BiesSse – Automatic tape and plate mounting machine
There is a trend to automate plate mounting to increase productivity and standardization and to reduce makeready time. A new, fully automatic plate mounter was presented by BiesSse at Flexo Day in Bologna, Italy, this autumn.
This article was written by Helmut Mathes and is part of a longer article in the 1-2016 issue of Flexo & Gravure Global.
The TPMM was developed by BiesSe Tape Solution, the adhesive tape and equipment producer in Italy. BiesSse spent about three years with a team of engineers developing the TPMM, which is the only automatic tape and plate mounter available on the market. It performs almost all operations involved in plate mounting. The TPMM was officially launched during Flexo Day in front of an audience of more than 300 flexo printers who were extremely impressed by the innovation.
The questions that obviously come up are: Do we really need this amount of sleeves? and What will the investment be for this machine? BiesSse says this plate mounter has been designed for printers who are using a large number of sleeves every day. BiesSse underlines that the investment payback period will be around three years, even though the price is not yet fixed. The company will soon decide if it will show the TPMM at drupa or one already installed by a customer.
The words “fully automatic” always raise the question of how far the automation goes. With the TPMM, the only activities the operator has to conduct manually are the loading and unloading of sleeves and the loading of tapes and plates. Any upgrades to the machine in order to make these activities automatic will substantially increase both the cost of the machine and the payback period.
In addition to the objective of automating the tape and plate mounting operation on one compact machine, the uniqueness of the TPMM lies in the fact that the operator does not need to move the sleeves during mounting. The sleeves have to be moved several times on competitors’ equipment. Proof printing cannot be done on the machine, because during the last few years it has very seldom been requested. BiesSse follows the market trends, which indicate plate mounters are built without proof printing devices.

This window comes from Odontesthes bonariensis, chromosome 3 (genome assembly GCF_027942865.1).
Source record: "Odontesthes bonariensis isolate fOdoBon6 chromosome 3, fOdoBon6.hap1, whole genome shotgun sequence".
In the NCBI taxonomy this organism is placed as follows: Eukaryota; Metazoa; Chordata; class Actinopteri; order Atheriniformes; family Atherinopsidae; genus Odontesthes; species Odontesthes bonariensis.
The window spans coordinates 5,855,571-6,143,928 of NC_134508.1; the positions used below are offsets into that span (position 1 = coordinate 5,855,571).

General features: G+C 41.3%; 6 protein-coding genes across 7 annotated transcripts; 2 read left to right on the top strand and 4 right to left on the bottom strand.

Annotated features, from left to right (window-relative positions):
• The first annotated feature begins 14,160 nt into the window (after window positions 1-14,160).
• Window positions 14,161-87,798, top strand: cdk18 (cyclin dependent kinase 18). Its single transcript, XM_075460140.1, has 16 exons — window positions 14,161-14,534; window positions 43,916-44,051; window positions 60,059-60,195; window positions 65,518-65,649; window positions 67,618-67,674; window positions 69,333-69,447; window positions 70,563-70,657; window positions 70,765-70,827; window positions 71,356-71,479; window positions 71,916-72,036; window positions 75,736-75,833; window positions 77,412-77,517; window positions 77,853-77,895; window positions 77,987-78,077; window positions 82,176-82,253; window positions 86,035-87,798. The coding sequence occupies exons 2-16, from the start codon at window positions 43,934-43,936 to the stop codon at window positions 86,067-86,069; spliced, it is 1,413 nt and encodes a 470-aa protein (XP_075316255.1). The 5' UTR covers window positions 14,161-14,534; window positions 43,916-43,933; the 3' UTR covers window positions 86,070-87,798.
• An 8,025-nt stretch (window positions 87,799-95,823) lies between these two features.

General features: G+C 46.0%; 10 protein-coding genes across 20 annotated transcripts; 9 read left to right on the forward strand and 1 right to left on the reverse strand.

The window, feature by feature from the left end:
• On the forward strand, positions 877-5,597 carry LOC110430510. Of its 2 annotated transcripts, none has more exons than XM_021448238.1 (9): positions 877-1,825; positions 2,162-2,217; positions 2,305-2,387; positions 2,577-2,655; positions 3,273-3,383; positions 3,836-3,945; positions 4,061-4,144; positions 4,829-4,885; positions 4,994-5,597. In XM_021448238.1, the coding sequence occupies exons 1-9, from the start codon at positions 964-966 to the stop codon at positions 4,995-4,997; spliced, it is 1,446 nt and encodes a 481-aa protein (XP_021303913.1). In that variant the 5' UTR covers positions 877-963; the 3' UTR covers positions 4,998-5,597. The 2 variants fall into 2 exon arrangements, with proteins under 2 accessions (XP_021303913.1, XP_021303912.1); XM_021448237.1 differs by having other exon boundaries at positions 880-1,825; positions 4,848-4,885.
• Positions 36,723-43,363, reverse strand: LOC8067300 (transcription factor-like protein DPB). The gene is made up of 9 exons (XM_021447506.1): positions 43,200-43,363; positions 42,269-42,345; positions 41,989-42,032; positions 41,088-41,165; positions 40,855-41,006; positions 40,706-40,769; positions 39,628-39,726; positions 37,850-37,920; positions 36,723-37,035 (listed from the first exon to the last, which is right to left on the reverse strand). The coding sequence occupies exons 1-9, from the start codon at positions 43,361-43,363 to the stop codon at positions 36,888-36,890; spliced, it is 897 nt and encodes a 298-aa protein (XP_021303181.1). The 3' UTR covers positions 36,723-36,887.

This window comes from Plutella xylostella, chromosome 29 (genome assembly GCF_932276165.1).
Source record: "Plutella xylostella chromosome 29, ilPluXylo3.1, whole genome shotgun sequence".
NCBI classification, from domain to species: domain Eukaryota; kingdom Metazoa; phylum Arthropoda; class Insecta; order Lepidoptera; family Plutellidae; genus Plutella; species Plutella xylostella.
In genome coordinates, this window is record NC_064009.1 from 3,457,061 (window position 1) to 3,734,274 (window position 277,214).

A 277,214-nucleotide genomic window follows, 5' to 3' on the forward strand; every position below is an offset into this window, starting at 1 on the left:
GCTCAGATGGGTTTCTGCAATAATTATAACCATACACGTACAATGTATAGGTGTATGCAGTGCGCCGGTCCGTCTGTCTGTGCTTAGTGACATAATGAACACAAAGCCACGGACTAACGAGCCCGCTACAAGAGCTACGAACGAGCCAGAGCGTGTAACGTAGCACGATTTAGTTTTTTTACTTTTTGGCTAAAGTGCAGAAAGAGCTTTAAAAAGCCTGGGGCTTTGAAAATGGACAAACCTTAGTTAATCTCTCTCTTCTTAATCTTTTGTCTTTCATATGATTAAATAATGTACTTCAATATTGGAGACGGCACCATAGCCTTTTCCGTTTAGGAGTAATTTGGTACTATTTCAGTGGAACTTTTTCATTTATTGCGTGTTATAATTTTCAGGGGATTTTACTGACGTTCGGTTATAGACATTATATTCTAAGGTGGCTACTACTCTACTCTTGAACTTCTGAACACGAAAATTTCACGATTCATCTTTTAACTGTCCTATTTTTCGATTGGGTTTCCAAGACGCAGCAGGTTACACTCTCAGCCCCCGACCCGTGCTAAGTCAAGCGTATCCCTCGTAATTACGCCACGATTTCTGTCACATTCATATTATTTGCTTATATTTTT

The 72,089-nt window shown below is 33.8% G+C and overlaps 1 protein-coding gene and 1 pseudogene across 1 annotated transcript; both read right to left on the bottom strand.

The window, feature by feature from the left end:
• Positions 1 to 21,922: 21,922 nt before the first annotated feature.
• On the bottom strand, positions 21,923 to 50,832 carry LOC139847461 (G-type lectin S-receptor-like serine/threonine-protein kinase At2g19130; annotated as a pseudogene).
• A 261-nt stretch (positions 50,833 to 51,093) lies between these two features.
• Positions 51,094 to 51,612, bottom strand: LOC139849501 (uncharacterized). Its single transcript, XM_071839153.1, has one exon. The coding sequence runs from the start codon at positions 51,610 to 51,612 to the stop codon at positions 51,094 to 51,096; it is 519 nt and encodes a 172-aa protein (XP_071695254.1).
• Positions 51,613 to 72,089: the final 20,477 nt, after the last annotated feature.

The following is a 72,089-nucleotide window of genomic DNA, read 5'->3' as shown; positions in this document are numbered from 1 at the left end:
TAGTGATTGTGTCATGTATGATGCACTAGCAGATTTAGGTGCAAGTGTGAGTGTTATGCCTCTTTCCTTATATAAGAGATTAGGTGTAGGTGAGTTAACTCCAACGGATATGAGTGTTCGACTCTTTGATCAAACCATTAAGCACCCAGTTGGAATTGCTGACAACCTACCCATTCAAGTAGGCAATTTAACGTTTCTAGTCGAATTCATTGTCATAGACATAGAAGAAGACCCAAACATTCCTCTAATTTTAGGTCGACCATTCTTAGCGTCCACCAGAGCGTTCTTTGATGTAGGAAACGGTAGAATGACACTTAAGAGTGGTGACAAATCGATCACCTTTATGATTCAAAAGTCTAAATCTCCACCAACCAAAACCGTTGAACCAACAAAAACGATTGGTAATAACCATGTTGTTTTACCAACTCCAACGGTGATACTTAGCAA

The TPMM automatically identifies the diameter, length and surface quality of the inserted sleeve. When the operator loads the machine, the only operation he performs is to indicate the order and colour to be printed with the sleeve, and this he can read from a list provided by the machine’s software. It is a program developed especially to facilitate the operations and is directly linked to the printer’s data system.
With regard to its construction concept, the TPMM stands out for the choices made concerning its unique design and advanced technical features studied and developed by the company’s technicians. The outstanding features of the TPMM are the following: plate loading up to 18 sliding drawers; automatically plate picking up from the drawers; complex algorithm and coordinated calculation detection for plate position and destination; precise, air-bubble-free plate application; automatic tape unwinding and liner stripping with automatic tape cutting.
The plate mounting operation starts with sleeve loading. Maximum print repeat length range is 490 to 680 mm (19” to 27”) with a maximum printing width of 1600 mm (63”). Internal sleeve diameter is 144.54 mm (5.8”). The sleeve mandrel can also have a different diameter as adapters can be used. What is essential is that the maximum tolerance of the diameter is within 20 microns. The printing repeat length and print width can be modified upon request.
The TPMM carries up to two reels of adhesive tape in different hardnesses or widths. Reel widths are available from 220 to 550 mm (9” to 22”), with larger ones upon request. The reels are located in a moveable trolley that moves the sleeve along and also carries the tape application roller, a circular knife for automatic tape cutting and a device to peel off the liner web. The core diameter of the reels is 76 mm (3”) and the tape length is about 100 metres (328 ft). Tape thickness varies from 0.40 (0.02”) mm up to 0.61 mm (.02”) with thickness variation under +/- 40 microns.